Platform: On her website, Chenoweth advocates for the consolidation of high-paying education positions, loan-forgiveness programs to attract teachers, and the creation of a student cabinet to advise her in the Legislature. She also advocates to “reduce criminalization of drug addiction” and mental illness.
Links: Website

There will be no Libertarian primary for HD 68. The Democratic and Republican primaries will be held June 26. Each party would hold a runoff-primary August 28 between the top two vote-getters if no candidate receives more than 50 percent of the popular vote.

House District 71 at a glance

  • Outgoing office holder: Rep. Katie Henke
  • ZIP codes represented: 74105, 74114, 74136
  • Counties represented: Tulsa

Beverly A. Atteberry (R)

Profession: Attorney
Platform: Atteberry’s website states Oklahoma must limit access to painkillers and that “our veterans need assistance in acquiring and retaining adequate housing.” She identifies health care as one of her core issues, stating Oklahoma needs to promote healthier lifestyles.
Links: Website | Facebook

Cheryl Baber (R)

Profession: Attorney
Platform: Baber’s website states “safety and security should be our state’s highest priority.” She goes on to criticize the number of tax credits Oklahoma gives out, and she identifies a need for solutions to Oklahoma’s mental health problem.
Links: WebsiteTwitter

Ben Croff (R)

Profession: Engineer
Platform: Croff’s website emphasizes a need for improvements to Oklahoma’s infrastructure for “fun, fitness and transportation.” He describes himself as a fiscal conservative and states he will fund “cost-effective programs that improve our work force.”
Links: WebsiteFacebook

Mark Edward Kosinski (R)

Profession: Self-employed missionary
Platform: Kosinski has few online resources, but his Facebook announcement establishes his priorities: “honor religion, defend life, protect freedom, limit government, favor capitalism [and] reduce taxes.”
Links: Twitter

Eric McCray (R)

Profession: Unclear; holds business degree from Oral Roberts University
Platform: From a Ballotpedia summary of his 2016 campaign website, McCray previously listed working to consolidate road projects to occur one at a time in an effort to ease traffic. It also quotes him making a correlation between government housing and crime rates. This Tulsa World article from June 12 reports McCray is in support of performance audits of state agencies. In 2016, the Tulsa Beacon published a commentary from McCray, then a Tulsa City Council candidate, titled “Misrepresented views due to poor journalism” in which he referred to his opponent’s flyer as being full of “educated fluff talk.”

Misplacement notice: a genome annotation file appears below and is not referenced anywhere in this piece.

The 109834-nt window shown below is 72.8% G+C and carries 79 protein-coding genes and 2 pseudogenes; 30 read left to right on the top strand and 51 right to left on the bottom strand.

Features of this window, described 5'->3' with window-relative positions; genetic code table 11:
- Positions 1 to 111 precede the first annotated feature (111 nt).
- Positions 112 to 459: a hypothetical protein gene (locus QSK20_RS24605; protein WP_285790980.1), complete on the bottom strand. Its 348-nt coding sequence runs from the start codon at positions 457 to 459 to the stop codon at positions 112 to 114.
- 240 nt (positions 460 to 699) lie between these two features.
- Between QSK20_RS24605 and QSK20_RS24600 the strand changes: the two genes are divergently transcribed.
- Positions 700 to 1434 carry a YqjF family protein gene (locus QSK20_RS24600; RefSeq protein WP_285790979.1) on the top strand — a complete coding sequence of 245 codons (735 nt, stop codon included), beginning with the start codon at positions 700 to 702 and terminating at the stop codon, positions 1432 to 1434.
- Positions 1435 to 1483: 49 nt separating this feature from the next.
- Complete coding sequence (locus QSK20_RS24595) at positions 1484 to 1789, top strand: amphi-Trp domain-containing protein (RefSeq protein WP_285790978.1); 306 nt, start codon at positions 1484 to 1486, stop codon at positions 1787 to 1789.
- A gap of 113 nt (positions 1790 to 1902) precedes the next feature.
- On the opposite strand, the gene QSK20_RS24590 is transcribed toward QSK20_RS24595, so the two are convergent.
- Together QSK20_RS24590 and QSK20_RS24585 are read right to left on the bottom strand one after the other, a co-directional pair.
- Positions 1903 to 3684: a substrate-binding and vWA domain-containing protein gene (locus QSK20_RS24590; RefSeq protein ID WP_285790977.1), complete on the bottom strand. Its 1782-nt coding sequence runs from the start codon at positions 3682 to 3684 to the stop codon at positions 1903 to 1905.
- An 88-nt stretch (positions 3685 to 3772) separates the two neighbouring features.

Links: Ballotpedia page | Facebook

Denise Brewer (D)

Profession: Media professional
Platform: On her website, Brewer states she would oppose bills that aim to deregulate or privatize public education. She expresses support for policies that expand Medicaid and cites a willingness to work with both parties to find state-funding solutions.
Links: Website | Facebook | Twitter

There will be no Democratic primary for HD 71. The Republican primary will be held June 26. A runoff-primary will be held August 28 between the top two GOP vote-getters if no candidate receives more than 50 percent of the popular vote.

House District 74 at a glance

  • Outgoing office holder: Rep. Dale Derby
  • ZIP codes represented: 74019, 74021, 74055
  • Counties represented: Rogers, Tulsa

Bradley Peixotto (R)

Profession: Business owner
Platform: This Facebook video shows Peixotto assembling a gun while blindfolded as he states both his devotion to the Second Amendment and a desire for background checks for gun purchases. He supports medicinal marijuana as well as economic climates that “[encourage] business growth.”
Links: Website | Facebook

Mark Vancuren (R)

Profession: Educator and coach
Platform: Vancuren’s online resources contain few policy stances, but his website lists the following about his priorities: “He looks forward to working on budget issues, building roads, bringing high-paying jobs to Owasso and businesses into the business park, and of course, helping increase teacher pay.”
Links: WebsiteFacebook

The Republican primary for HD 74 will be held June 26. A runoff-primary is not possible, so the winner of the primary will secure a seat in the House.

House District 98 at a glance

  • Outgoing office holder: Rep. Michael Rogers
  • ZIP codes represented: 74012, 74014, 74015
  • Counties represented: Tulsa, Wagoner

Scott Crane (R)

Profession: Cybersecurity consultant
Platform: If elected, Crane’s website states he would protect the Second Amendment and be a pro-life legislator. He touts his Internet-technology experience as bringing insight as the Oklahoma Legislature and economy become digital. According to his website, “Taxes should be as low as possible.”
Links: Website

Dean F. Davis (R)

Profession: Educator and coach